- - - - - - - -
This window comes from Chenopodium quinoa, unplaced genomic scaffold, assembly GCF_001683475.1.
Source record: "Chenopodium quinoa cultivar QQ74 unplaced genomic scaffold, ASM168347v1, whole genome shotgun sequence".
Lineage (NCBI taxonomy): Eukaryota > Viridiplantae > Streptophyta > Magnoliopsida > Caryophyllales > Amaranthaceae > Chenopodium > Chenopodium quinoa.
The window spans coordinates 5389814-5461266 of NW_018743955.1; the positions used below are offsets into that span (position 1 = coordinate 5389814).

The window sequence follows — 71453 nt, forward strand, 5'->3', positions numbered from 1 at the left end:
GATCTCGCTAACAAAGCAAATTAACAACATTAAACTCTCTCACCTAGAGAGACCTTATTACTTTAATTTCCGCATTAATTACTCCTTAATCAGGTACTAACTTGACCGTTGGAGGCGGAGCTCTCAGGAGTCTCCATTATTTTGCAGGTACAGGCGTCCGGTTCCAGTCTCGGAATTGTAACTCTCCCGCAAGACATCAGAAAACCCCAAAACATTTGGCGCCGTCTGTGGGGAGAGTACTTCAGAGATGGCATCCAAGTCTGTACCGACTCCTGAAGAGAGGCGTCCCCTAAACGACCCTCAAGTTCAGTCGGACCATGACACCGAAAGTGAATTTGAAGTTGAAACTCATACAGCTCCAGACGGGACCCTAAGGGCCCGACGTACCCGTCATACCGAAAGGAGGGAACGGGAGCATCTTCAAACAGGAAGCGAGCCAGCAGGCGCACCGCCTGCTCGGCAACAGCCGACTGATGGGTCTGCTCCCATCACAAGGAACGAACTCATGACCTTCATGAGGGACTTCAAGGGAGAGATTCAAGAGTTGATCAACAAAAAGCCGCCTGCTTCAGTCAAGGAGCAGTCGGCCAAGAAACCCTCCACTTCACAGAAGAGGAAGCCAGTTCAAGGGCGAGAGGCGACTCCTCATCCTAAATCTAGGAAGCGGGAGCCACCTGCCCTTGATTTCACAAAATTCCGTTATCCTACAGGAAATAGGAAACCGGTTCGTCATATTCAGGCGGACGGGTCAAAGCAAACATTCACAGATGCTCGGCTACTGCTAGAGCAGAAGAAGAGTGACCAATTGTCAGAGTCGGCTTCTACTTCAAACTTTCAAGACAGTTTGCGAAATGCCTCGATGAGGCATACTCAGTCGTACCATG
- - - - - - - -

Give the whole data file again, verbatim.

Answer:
This window comes from Chenopodium quinoa, unplaced genomic scaffold, assembly GCF_001683475.1.
Source record: "Chenopodium quinoa cultivar QQ74 unplaced genomic scaffold, ASM168347v1, whole genome shotgun sequence".
Lineage (NCBI taxonomy): Eukaryota > Viridiplantae > Streptophyta > Magnoliopsida > Caryophyllales > Amaranthaceae > Chenopodium > Chenopodium quinoa.
The window spans coordinates 5389814-5461266 of NW_018743955.1; the positions used below are offsets into that span (position 1 = coordinate 5389814).

The window sequence follows — 71453 nt, forward strand, 5'->3', positions numbered from 1 at the left end:
GATCTCGCTAACAAAGCAAATTAACAACATTAAACTCTCTCACCTAGAGAGACCTTATTACTTTAATTTCCGCATTAATTACTCCTTAATCAGGTACTAACTTGACCGTTGGAGGCGGAGCTCTCAGGAGTCTCCATTATTTTGCAGGTACAGGCGTCCGGTTCCAGTCTCGGAATTGTAACTCTCCCGCAAGACATCAGAAAACCCCAAAACATTTGGCGCCGTCTGTGGGGAGAGTACTTCAGAGATGGCATCCAAGTCTGTACCGACTCCTGAAGAGAGGCGTCCCCTAAACGACCCTCAAGTTCAGTCGGACCATGACACCGAAAGTGAATTTGAAGTTGAAACTCATACAGCTCCAGACGGGACCCTAAGGGCCCGACGTACCCGTCATACCGAAAGGAGGGAACGGGAGCATCTTCAAACAGGAAGCGAGCCAGCAGGCGCACCGCCTGCTCGGCAACAGCCGACTGATGGGTCTGCTCCCATCACAAGGAACGAACTCATGACCTTCATGAGGGACTTCAAGGGAGAGATTCAAGAGTTGATCAACAAAAAGCCGCCTGCTTCAGTCAAGGAGCAGTCGGCCAAGAAACCCTCCACTTCACAGAAGAGGAAGCCAGTTCAAGGGCGAGAGGCGACTCCTCATCCTAAATCTAGGAAGCGGGAGCCACCTGCCCTTGATTTCACAAAATTCCGTTATCCTACAGGAAATAGGAAACCGGTTCGTCATATTCAGGCGGACGGGTCAAAGCAAACATTCACAGATGCTCGGCTACTGCTAGAGCAGAAGAAGAGTGACCAATTGTCAGAGTCGGCTTCTACTTCAAACTTTCAAGACAGTTTGCGAAATGCCTCGATGAGGCATACTCAGTCGTACCATG